Dandelions are the torture of spring and summer, in the countryside as well as in the city
The forasacs are those little spikes we see growing between the longest blades of grass. They are a real nuisance in the period from spring to summer.
We find them everywhere, in the countryside in meadows and woods, by the roadside as well as in gardens or flowerbeds in the city. They grow in places where the grass is not well cut, between nets or near pavements.
As long as they are green, the dandelions are not a danger.
The problem starts in hot weather. When they dry out and become stiff.
The forasacs split like a thousand-headed monster. As you try to destroy one of these spikes, it multiplies into other smaller spikes. All with the same characteristic.
They are tapered like a spear and with hard, tough little teeth they stick to the dog’s fur. They range in size from 1 to 3 centimetres.
It is their shape and teeth that allow the hairpin to advance. Very dangerous and frequent are the bores that enter the auricle. They also nest easily between the toes of the paws and can enter very quickly.
With the dog’s movement they continue forward until they pierce the flesh.
When Camilla, our vet, told me this, I didn’t want to believe it. It’s not frequent, but it happens that the forasacs manage to penetrate as far as the liver, the lungs, they advance inexorably.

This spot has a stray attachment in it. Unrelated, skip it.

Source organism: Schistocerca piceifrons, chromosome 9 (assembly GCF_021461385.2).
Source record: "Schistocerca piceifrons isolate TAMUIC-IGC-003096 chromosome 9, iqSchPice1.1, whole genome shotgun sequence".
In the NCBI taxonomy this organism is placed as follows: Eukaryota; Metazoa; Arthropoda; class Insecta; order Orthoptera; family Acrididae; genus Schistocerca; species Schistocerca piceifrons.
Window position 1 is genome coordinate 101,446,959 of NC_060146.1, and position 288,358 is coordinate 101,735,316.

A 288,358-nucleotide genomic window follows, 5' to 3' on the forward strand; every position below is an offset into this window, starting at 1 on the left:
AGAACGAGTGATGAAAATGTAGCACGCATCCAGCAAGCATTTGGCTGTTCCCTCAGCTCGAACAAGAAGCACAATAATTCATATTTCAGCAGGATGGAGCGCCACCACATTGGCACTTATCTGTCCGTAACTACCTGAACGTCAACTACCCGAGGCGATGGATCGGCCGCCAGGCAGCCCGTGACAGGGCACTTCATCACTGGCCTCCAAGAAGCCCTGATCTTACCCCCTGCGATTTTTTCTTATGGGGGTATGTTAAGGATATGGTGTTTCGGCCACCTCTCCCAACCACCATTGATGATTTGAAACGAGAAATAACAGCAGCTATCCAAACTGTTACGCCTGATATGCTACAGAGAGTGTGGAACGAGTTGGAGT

All dogs are at risk from dandruff, and the Lagotto Romagnolo dog with its curly, woolly coat seems to be a real magnet for dandruff.
The most frequently affected areas are the ears, between the toes, under the armpits and generally where there is a flush.
The nose is a frequent risk area for many dogs. My Lagottos have never had to inhale a dandruff, so I’ve never had to worry about that!
As far as the ears are concerned, it is easy to tell when the dog has picked up a dandruff. He starts to shake his head or walks with it turned to one side.
We have equipped ourselves with a gima otoscope and special veterinary forceps so that we can remove the bores from the ear as soon as we notice them. Without these instruments it is not possible to remove the spikes from our dog’s ear. If the dog is used to being handled and stays still when we try to intervene, we have a good chance of success, even without sedatives. On the other hand, we will need the help of our vet.
The presence of boils between the toes or in other parts of the body is indicated by the dog licking or scratching himself repeatedly.
Unfortunately, I did not immediately notice the presence of a dandelion between the toes of one of my Lagotto’s legs. It is amazing how quickly the ear penetrates deep inside.
The dog licks itself repeatedly and will even try with its teeth to remove the ear. These behaviours indicate that something is wrong. The ear should be removed and the hole disinfected.
If you keep your Lagotto’s coat very short, there will be far fewer dandruff sticking to the hair that is no longer curly because of shearing. It will be easier to detect foreign bodies and remove them.
As soon as you have finished your walk, it is a good idea to check your four-legged friend for forbs.
The only defence we have against dandruff is to stay away from it. Check the coat of your Lagot after returning from a potentially dangerous walk.
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